So come August 9, pack up your laptop (and maybe a drink and something to throw on the grill), get yourself on down to Gasworks (either on your own or at one of the coordinated pickup spots with rides from our friends at Uber), and come celebrate coworking. We hope to see you there!

Event details: http://coworkingseattle.org/Coworking_Day.html
RSVP page: http://coworkingdayseattle.eventbrite.com/

This Week At Office Nomads

Fremont Meetup a Success!

Thanks to all who were able to make it out to the first meetup about the opening of our second coworking space. It was great to see some new faces along with some current members, and to get to hear more about what folks are looking for when it comes to building our next coworking community.

Hosting meetups such as we did last night is an important step in the early days of any coworking space. Not only is it important for us to provide a space for members of the community to give recommendations and pose requests for how the space will work, but  there is huge value in creating a way for members to actually get involved in the process. As we’ve said before, people support what they help to create. We hope that folks who are interested in this earlier phase will join us to go visit spaces, continue to brainstorm with us as we develop the plans for the space, and get to know other members before we open the doors to the next space.

If you missed the event, never fear – the next one will be soon! And as always, if you have any suggestions, feedback, or recommendations to make, drop us an e-mail at grow AT officenomads DOT com so we can get you in the conversation.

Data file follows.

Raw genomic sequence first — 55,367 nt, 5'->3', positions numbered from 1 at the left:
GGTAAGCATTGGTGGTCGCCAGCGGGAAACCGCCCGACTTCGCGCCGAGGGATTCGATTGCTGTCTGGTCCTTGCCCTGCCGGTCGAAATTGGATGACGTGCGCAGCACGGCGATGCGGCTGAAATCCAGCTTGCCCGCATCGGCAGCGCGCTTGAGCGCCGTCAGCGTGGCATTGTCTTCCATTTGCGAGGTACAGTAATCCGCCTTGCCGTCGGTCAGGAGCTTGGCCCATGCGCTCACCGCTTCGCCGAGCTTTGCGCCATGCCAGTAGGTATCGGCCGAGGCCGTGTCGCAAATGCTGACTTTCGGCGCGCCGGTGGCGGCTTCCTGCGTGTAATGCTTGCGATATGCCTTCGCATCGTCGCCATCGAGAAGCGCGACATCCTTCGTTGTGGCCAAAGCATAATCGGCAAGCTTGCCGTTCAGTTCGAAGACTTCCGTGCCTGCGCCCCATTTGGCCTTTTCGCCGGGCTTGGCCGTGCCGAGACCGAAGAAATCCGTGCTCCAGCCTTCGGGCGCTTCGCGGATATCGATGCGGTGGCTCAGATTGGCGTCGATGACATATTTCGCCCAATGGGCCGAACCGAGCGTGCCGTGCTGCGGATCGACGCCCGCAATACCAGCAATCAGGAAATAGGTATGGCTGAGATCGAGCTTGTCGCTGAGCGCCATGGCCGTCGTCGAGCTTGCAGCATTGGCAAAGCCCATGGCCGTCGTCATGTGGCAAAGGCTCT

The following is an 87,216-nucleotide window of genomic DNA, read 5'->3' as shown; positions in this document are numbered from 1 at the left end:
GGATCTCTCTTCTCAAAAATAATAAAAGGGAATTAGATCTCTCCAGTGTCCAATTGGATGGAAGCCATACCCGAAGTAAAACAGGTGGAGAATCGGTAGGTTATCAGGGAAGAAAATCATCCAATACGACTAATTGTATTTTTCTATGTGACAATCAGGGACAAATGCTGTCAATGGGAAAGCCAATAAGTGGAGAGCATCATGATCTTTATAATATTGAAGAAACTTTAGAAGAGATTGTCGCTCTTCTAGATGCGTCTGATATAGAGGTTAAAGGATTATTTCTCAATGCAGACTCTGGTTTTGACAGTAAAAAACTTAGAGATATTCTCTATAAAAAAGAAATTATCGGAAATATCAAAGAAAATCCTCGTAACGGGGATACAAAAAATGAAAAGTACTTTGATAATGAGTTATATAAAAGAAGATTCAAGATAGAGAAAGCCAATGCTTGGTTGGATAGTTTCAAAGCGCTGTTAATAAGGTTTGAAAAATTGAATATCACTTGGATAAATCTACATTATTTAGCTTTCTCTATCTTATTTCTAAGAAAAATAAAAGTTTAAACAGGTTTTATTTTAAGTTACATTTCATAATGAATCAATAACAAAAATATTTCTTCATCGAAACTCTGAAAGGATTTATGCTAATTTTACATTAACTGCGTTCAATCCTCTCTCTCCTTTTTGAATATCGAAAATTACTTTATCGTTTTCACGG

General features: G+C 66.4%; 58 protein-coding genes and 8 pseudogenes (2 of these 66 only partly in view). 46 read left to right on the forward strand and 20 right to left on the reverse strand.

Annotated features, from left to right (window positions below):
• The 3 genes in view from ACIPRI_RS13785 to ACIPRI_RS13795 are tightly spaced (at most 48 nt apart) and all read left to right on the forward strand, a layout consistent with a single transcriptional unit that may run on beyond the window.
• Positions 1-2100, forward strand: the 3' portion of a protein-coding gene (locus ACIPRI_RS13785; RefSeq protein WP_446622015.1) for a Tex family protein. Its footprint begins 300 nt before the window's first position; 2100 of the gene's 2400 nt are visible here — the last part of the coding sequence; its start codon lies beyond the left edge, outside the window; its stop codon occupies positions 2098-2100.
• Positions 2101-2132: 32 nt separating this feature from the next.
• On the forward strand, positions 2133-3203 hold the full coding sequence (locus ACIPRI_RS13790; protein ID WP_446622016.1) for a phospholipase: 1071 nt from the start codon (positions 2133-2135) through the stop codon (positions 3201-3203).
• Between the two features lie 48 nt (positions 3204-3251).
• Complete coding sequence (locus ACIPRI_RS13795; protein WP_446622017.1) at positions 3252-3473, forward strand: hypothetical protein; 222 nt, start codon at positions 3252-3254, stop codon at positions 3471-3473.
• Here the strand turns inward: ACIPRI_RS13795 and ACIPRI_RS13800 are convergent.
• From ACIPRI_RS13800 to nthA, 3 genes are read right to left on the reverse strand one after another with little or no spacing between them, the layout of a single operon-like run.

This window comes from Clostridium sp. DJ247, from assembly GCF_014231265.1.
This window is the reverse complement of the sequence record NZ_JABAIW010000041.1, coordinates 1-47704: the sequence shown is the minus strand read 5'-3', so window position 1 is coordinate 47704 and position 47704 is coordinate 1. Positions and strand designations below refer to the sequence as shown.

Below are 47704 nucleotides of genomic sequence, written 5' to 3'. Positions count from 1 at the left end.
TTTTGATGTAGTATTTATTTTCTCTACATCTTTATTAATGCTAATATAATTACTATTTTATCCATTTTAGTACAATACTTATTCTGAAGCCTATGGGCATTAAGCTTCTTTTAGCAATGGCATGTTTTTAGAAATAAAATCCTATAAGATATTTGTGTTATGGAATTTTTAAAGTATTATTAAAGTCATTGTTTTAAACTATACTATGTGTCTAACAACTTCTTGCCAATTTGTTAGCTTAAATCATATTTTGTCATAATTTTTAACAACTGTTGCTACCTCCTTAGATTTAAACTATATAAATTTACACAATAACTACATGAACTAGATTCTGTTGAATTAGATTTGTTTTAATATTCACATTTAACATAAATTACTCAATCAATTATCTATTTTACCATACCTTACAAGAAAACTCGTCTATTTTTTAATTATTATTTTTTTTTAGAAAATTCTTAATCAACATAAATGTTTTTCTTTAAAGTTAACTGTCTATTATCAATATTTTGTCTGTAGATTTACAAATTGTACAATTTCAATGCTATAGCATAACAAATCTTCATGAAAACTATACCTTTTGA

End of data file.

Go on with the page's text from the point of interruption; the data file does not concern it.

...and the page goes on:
Neighborhood Campaign Update

Happy new year everyone! We are hitting the ground running in 2011 and are excited for the next steps towards opening another coworking space in Seattle.

We wanted to write with an update on the Neighborhood Campaign we launched in November. After hearing from approximately 120 potential members (whoa!), we can now confidently say that we are now focusing our efforts north of the shipping canal. The majority of our responses were for Ballard, Fremont, and Greenlake. We’re thrilled!

So what’s next? Well, we’d love to meet those of you who are really interested in our next space! We’d like to invite you to join us for a casual coworking meet up on Thursday, January 27th from 5-7pm at The Red Door in Fremont. We will give an update on our progress, and will talk about the future space and how it might work. Please RSVP by either adding yourself to the Facebook event or by e-mailing grow AT officenomads DOT com.

Hope to see you there!

Coworking Europe 2010


I was honored to be invited to speak at the first Coworking Europe conference in Brussels. The conference was amazing. I love talking about coworking and how great was it to be in a room with 120 other coworking enthusiasts. There were a number of folks from the US but I was the only space owner. I met people from all over including Brussels of course, England, France, Spain, Portugal, Italy, Russia, The Netherlands, lots of people from Germany and as far away as Latvia and the Ukraine. There were folks opening up spaces, established space owners, researchers, government officials, as well as representatives from Cisco, Medusa, and Steelcase.